Project Management

Decision Support: Outsourcing relationships don't stop at negotiations, part 2

Successful outsourcing relationships don't stop once the negotiations are over. Here's how to implement a governance process.


After entering into the blissful state of an outsourcing relationship, most buyers think their work is done. Actually this is where the partners begin the work needed to reap the benefits of the strong foundation they’ve established through alignment and the development of effective contracts and SLAs.

Experts agree that once negotiations are over and the agreements have been signed, the strength of the governance process put in place will determine the actual benefits derived from all the previous hard work. “Without effective governance, the focus of the supplier will in time diverge from the needs of the client’s business, ultimately resulting in failure,” states Jon Piot, COO of Impact Innovations, a Dallas-based IT consulting company. To this, Jim Leto, a 30-year industry veteran and president and CEO of Robbins-Gioia, LLC, a leading program management consulting firm, adds, “Just because you outsource something, it doesn’t mean you can abdicate responsibility for it. The quality of management provided by the client is one of the most important factors in whether the relationship succeeds or not.” Leto warns outsourcers that if they lack the ability to work with the supplier, then they need to find a way to acquire that capacity quickly, or as he puts it, “You’ll never see the benefits of outsourcing.”

First in this series
To learn what to include in an SLA, refer to the first part of this series, "Decision Support: Design outsourcing relationships that yield long-term ROI, part 1."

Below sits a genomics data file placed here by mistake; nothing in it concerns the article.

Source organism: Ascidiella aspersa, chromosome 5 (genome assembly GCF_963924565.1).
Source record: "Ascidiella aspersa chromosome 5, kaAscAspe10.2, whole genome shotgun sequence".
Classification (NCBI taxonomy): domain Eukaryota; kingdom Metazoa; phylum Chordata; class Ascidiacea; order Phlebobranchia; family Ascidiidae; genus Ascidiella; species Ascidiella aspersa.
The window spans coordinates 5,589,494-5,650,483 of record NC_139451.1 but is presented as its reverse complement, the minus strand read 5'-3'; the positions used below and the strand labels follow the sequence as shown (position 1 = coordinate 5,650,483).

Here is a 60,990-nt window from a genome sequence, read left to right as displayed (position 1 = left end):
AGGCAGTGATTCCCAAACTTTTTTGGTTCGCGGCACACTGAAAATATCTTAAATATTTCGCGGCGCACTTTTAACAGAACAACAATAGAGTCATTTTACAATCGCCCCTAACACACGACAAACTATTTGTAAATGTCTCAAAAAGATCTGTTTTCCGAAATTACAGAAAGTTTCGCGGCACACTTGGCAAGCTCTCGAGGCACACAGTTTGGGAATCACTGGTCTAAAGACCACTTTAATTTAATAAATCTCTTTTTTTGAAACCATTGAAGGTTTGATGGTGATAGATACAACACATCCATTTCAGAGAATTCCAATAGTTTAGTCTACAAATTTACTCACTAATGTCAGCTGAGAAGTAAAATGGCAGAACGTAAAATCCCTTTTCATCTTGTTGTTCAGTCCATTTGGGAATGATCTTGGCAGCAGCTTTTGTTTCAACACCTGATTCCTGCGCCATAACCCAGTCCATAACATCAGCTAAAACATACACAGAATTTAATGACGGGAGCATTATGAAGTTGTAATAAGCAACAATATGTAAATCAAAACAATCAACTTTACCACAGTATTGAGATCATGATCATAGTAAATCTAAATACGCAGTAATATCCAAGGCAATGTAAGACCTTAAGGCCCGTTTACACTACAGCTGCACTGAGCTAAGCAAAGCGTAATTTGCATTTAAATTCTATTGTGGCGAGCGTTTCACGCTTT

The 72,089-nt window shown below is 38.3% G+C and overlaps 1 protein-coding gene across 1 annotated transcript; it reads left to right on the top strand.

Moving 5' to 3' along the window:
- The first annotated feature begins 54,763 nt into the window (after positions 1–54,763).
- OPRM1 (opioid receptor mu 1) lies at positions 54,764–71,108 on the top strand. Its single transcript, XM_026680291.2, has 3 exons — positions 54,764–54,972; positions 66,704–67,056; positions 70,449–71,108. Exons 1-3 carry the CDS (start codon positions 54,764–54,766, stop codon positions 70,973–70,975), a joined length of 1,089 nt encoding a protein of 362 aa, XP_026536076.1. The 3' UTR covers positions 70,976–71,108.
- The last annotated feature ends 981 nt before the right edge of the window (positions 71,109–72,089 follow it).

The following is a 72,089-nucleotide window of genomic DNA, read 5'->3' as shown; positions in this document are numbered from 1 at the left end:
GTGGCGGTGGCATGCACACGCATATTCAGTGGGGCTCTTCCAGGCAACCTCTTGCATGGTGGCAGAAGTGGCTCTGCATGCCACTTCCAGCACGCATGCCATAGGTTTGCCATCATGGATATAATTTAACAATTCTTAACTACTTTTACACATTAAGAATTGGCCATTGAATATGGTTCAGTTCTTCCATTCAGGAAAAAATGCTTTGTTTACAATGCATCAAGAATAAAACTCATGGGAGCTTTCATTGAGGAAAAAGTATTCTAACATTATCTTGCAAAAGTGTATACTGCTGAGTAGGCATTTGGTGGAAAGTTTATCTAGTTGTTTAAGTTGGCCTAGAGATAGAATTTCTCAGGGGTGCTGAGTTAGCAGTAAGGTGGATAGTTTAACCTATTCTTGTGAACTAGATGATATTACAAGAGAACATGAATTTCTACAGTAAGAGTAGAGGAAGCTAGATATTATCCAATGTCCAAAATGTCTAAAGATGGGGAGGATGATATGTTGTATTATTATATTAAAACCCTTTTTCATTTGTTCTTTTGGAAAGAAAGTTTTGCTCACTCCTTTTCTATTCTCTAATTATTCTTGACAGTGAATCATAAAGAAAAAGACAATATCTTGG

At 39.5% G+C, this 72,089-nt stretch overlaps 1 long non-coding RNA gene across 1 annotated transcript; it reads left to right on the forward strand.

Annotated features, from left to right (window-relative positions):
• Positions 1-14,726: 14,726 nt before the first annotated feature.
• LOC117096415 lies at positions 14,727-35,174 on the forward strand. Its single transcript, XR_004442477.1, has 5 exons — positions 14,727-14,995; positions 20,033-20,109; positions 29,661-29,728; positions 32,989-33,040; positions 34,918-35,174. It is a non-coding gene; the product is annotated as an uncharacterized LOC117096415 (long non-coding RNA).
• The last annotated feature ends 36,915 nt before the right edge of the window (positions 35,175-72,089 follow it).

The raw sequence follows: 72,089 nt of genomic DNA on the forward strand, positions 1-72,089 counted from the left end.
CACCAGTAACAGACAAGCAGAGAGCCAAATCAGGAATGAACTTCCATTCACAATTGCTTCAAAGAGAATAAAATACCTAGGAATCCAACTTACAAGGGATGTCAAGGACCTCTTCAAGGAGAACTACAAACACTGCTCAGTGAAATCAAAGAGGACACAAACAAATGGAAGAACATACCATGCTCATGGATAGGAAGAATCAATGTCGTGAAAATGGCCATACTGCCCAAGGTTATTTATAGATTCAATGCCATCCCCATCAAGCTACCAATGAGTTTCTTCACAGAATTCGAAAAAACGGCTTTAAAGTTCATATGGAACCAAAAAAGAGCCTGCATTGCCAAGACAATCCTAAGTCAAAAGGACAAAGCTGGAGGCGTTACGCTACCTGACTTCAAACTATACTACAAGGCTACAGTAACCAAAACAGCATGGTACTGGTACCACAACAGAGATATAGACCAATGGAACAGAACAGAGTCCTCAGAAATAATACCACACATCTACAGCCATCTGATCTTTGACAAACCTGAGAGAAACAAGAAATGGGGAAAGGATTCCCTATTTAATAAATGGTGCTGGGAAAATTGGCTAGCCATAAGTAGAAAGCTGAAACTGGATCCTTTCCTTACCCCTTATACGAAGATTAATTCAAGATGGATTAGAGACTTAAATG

So what exactly is this governance process and how much will it cost you?

What does good governance look like and what does it cost?
When we talk about governance, we are referring to a set of processes run by a joint-committee, which includes members of the client and supplier’s team who are vertically aligned from the strategic level through to the tactical level. By governance, we are not referring to a team of micromanaging client representatives that become involved in “how” the supplier does its job. This is the quickest way to turn a potentially high-value outsourcing relationship into an overmanaged and costly staff augmentation deal. Good governance from the strategic top to the tactical bottom focuses on things that include:
  • Senior managers from the client and supplier teams reviewing the direction of the company’s strategy and how to best leverage the outsourcing relationship to support the company.
  • Middle-level managers from the client and supplier teams reviewing and discussing the metrics that demonstrate whether or not the agreed upon results are being produced and what interventions are needed to steer toward the targeted results.
  • At the lower levels,
    ——The collection of SLA performance data and preparation of reports for managers to review.
    ——The administrative process of matching supplier invoices to SLA performance and the stipulations in the contract.

Leto points out the importance of having the CIO directly involved at the upper levels of the governance committee. “The fact that she or he does not have to worry about the nuts and bolts of getting the work done does not mean that the CIO is no longer involved. It means that the CIO can and should be more results- and performance-focused,” according to Leto. To keep the finger on the pulse of performance that CIO, according to Leto, needs to be an active member of the governance committee.